A post that I made on Facebook recently resurfaced. I had completely forgotten about it…so I thought I’d share it here.
I can’t express how important I feel it is for students to work slowly. As You probably know, I did my initial training with Luigi. One of the most brilliant parts of the Luigi method was what he called the “style class”. He taught this class every day, Monday through Saturday at 11:00 AM. The first 45 minutes of the class was a painstakingly slow breakdown and explanation of the most important parts of the technique exercises. The students performed the exercises full out with Luigi during the explanation at this very slow tempo. Exploring not only what the exercises look like, but what they FEEL like. The second 45 minutes was devoted to a slow combination focusing on quality of movement, phrasing, musicality and line. What this class really was: A beginner class.
There seems to be, in our society, a stigma surrounding being in a beginner class or in a low level class. But by brilliantly calling it “style”, it was filled with professionals from Broadway, Ballet and the concert dance world, dancing along side amateurs (in the true sense of the word) and preprofessional students. Luigi’s ideas of ” dancing from the inside” ” feeling the space around you” “Feel first, then do” and “never stop moving ” all help students develop a beautiful quality of movement . The combination of these concepts with his beautiful technique exercises , helped create some of the most beautiful dancers the stage has ever seen .
This is, of course, how I teach the Luigi jazz technique. But I also use these concepts when teaching ballet. These ideas can be applied to any dance form, but I have always felt that they add polish, shimmer and nuance to ballet dancers. Indeed, many famous ballet dancers have studied with Luigi. In fact Paul Boos, former principal dancer with the New York City Ballet once told me that Balanchine paid, out of his own pocket, for some NYCB dancers to take class with Luigi. Much of how I teach ballet (and I did have a full preprofessional ballet education under Madame Gabriella Taub-Darvash) is founded in the Luigi Technique.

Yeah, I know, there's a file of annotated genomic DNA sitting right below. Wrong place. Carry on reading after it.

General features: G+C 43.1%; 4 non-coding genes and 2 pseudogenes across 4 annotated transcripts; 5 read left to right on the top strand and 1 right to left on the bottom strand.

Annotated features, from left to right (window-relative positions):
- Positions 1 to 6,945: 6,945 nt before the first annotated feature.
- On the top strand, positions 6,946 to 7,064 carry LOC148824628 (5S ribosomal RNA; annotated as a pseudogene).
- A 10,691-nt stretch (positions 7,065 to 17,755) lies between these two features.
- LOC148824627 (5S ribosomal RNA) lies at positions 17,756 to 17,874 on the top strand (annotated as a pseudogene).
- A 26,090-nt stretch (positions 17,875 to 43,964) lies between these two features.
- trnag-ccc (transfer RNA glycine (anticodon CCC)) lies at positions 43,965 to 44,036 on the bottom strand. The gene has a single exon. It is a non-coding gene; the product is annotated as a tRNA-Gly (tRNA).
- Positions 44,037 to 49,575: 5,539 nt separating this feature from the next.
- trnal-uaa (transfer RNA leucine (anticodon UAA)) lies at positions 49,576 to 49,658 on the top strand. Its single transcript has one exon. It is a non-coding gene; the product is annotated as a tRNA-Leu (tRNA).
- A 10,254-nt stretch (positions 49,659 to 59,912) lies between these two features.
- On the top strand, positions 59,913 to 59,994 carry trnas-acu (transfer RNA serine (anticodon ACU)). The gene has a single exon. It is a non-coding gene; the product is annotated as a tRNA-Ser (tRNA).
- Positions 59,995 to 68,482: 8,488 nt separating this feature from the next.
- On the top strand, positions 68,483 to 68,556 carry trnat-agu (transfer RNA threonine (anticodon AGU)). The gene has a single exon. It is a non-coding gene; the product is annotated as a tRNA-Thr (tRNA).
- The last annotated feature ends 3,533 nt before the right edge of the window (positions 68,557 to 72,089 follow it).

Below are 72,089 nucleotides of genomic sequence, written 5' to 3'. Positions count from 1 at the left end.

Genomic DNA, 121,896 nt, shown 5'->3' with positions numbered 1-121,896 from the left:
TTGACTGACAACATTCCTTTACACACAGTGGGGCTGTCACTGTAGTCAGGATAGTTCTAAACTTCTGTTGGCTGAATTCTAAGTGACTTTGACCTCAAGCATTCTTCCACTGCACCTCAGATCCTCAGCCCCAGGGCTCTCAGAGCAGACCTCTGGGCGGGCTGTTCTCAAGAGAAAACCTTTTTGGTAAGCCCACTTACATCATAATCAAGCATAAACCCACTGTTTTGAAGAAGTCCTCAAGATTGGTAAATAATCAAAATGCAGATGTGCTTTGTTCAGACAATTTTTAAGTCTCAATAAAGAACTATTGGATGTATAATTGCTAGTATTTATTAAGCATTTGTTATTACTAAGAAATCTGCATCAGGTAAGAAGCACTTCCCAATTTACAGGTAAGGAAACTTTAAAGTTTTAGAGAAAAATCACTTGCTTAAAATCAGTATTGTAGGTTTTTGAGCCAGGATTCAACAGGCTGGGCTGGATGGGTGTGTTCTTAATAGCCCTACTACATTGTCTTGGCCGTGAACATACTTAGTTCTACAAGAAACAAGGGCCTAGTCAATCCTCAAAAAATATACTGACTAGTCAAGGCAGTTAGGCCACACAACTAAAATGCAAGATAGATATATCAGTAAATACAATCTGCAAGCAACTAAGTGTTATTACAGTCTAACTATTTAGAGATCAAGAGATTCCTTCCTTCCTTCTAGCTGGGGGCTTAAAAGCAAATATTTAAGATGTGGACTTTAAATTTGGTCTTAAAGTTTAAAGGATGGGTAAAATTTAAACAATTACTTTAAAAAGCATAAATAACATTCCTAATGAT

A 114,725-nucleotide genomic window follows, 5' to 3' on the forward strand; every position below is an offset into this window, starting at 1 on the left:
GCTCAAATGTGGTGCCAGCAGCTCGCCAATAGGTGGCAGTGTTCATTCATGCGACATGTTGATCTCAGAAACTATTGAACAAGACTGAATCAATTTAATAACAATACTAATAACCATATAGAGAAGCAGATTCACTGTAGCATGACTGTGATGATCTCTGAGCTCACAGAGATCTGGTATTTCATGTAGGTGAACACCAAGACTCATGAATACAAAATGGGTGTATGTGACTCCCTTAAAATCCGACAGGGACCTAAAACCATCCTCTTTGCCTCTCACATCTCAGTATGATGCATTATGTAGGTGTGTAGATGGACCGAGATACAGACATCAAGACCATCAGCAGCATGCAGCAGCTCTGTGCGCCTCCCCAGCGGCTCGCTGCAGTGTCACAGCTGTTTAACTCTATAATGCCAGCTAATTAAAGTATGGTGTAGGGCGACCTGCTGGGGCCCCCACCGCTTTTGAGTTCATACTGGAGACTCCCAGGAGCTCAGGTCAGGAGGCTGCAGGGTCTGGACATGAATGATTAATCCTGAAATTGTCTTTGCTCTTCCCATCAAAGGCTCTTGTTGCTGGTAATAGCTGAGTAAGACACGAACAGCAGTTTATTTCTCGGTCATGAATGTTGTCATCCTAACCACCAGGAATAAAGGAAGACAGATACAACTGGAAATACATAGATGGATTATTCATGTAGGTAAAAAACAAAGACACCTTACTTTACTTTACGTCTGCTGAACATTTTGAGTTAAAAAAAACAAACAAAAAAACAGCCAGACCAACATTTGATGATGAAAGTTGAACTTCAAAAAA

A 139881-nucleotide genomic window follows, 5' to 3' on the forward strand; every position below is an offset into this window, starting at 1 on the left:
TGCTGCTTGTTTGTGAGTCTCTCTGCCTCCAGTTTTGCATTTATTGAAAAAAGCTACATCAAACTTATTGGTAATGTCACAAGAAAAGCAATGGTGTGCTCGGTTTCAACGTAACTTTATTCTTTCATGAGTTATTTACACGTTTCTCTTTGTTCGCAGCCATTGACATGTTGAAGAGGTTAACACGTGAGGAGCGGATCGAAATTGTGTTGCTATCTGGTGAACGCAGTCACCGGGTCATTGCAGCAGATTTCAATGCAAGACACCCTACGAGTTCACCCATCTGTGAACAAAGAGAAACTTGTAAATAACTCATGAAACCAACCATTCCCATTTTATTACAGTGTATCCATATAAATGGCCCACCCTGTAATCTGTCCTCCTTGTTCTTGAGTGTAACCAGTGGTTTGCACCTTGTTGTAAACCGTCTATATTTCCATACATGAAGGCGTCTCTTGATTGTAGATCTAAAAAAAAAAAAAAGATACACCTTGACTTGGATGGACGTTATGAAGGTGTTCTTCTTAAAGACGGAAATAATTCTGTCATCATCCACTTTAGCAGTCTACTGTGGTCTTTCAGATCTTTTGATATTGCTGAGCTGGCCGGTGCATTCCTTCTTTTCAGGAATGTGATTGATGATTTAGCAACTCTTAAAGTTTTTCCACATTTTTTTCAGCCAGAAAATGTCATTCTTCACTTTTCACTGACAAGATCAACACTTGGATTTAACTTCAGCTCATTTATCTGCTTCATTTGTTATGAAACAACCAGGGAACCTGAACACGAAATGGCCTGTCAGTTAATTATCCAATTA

The idea of working this slowly in a jazz class will often seem alien to a lot of today’s students. In fact, a Luigi Jazz technique class might not even look like “Jazz” to a lot of today’s students. But I always tell new students that I am not teaching them a dance, I am teaching them HOW to dance. And part of learning how to dance is developing a beautiful quality of movement. Some students get it, some students don’t. But I love watching students explore this way of working for the first time. I recently taught at Kellie Gwaltney ‘s Chesco Dance Center in Pennsylvania. The students were beautifully trained dancers and they really seemed to “get it” and love it. If you present the concept of working slowly and simply as a new and exciting way to work, as a way of exploring possibilities, as a way to become a more expressive and nuanced dancer, it can be like opening a door to a whole new approach. And nothing could be more exciting.